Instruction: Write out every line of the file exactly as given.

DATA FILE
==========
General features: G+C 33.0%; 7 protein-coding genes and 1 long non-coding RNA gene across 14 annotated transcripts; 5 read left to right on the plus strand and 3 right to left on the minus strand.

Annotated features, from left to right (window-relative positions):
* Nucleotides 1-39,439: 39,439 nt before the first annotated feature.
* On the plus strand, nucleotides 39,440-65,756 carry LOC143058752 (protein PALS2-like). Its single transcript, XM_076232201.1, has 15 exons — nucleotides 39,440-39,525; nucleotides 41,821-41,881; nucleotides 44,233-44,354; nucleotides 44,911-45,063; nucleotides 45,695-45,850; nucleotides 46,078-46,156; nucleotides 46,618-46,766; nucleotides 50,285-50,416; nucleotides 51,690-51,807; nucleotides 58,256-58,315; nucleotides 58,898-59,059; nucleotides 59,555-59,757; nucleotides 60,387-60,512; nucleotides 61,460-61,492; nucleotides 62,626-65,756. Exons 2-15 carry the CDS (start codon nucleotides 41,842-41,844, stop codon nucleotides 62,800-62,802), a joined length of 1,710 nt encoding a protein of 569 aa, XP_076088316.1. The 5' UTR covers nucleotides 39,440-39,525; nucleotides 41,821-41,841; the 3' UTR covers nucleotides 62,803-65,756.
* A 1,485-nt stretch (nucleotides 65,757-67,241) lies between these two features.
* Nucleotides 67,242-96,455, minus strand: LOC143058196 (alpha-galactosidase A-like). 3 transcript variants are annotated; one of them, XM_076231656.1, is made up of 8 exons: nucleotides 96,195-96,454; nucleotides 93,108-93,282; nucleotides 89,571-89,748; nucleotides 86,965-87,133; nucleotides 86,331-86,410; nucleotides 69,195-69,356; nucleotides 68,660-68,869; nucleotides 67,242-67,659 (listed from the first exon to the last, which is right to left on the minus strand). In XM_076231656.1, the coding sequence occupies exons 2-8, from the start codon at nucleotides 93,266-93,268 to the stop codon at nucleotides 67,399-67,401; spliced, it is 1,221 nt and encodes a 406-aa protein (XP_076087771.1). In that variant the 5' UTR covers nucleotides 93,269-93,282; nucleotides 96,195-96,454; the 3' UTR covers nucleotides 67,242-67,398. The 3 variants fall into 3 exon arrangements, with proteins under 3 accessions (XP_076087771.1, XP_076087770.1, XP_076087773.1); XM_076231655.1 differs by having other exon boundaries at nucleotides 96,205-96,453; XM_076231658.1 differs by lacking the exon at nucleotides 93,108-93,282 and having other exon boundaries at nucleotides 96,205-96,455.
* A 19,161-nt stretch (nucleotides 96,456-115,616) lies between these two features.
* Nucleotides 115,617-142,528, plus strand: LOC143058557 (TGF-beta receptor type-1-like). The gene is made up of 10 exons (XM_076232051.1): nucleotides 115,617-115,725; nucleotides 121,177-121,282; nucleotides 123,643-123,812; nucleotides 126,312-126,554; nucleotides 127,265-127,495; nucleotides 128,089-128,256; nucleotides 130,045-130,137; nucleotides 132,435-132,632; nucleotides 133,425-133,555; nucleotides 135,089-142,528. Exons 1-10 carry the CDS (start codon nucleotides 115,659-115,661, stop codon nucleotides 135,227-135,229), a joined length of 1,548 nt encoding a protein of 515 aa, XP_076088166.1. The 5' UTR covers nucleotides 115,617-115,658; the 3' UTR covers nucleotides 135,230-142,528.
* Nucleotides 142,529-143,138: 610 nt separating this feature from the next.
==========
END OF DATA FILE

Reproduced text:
General features: G+C 33.0%; 7 protein-coding genes and 1 long non-coding RNA gene across 14 annotated transcripts; 5 read left to right on the plus strand and 3 right to left on the minus strand.

Annotated features, from left to right (window-relative positions):
* Nucleotides 1-39,439: 39,439 nt before the first annotated feature.
* On the plus strand, nucleotides 39,440-65,756 carry LOC143058752 (protein PALS2-like). Its single transcript, XM_076232201.1, has 15 exons — nucleotides 39,440-39,525; nucleotides 41,821-41,881; nucleotides 44,233-44,354; nucleotides 44,911-45,063; nucleotides 45,695-45,850; nucleotides 46,078-46,156; nucleotides 46,618-46,766; nucleotides 50,285-50,416; nucleotides 51,690-51,807; nucleotides 58,256-58,315; nucleotides 58,898-59,059; nucleotides 59,555-59,757; nucleotides 60,387-60,512; nucleotides 61,460-61,492; nucleotides 62,626-65,756. Exons 2-15 carry the CDS (start codon nucleotides 41,842-41,844, stop codon nucleotides 62,800-62,802), a joined length of 1,710 nt encoding a protein of 569 aa, XP_076088316.1. The 5' UTR covers nucleotides 39,440-39,525; nucleotides 41,821-41,841; the 3' UTR covers nucleotides 62,803-65,756.
* A 1,485-nt stretch (nucleotides 65,757-67,241) lies between these two features.
* Nucleotides 67,242-96,455, minus strand: LOC143058196 (alpha-galactosidase A-like). 3 transcript variants are annotated; one of them, XM_076231656.1, is made up of 8 exons: nucleotides 96,195-96,454; nucleotides 93,108-93,282; nucleotides 89,571-89,748; nucleotides 86,965-87,133; nucleotides 86,331-86,410; nucleotides 69,195-69,356; nucleotides 68,660-68,869; nucleotides 67,242-67,659 (listed from the first exon to the last, which is right to left on the minus strand). In XM_076231656.1, the coding sequence occupies exons 2-8, from the start codon at nucleotides 93,266-93,268 to the stop codon at nucleotides 67,399-67,401; spliced, it is 1,221 nt and encodes a 406-aa protein (XP_076087771.1). In that variant the 5' UTR covers nucleotides 93,269-93,282; nucleotides 96,195-96,454; the 3' UTR covers nucleotides 67,242-67,398. The 3 variants fall into 3 exon arrangements, with proteins under 3 accessions (XP_076087771.1, XP_076087770.1, XP_076087773.1); XM_076231655.1 differs by having other exon boundaries at nucleotides 96,205-96,453; XM_076231658.1 differs by lacking the exon at nucleotides 93,108-93,282 and having other exon boundaries at nucleotides 96,205-96,455.
* A 19,161-nt stretch (nucleotides 96,456-115,616) lies between these two features.
* Nucleotides 115,617-142,528, plus strand: LOC143058557 (TGF-beta receptor type-1-like). The gene is made up of 10 exons (XM_076232051.1): nucleotides 115,617-115,725; nucleotides 121,177-121,282; nucleotides 123,643-123,812; nucleotides 126,312-126,554; nucleotides 127,265-127,495; nucleotides 128,089-128,256; nucleotides 130,045-130,137; nucleotides 132,435-132,632; nucleotides 133,425-133,555; nucleotides 135,089-142,528. Exons 1-10 carry the CDS (start codon nucleotides 115,659-115,661, stop codon nucleotides 135,227-135,229), a joined length of 1,548 nt encoding a protein of 515 aa, XP_076088166.1. The 5' UTR covers nucleotides 115,617-115,658; the 3' UTR covers nucleotides 135,230-142,528.
* Nucleotides 142,529-143,138: 610 nt separating this feature from the next.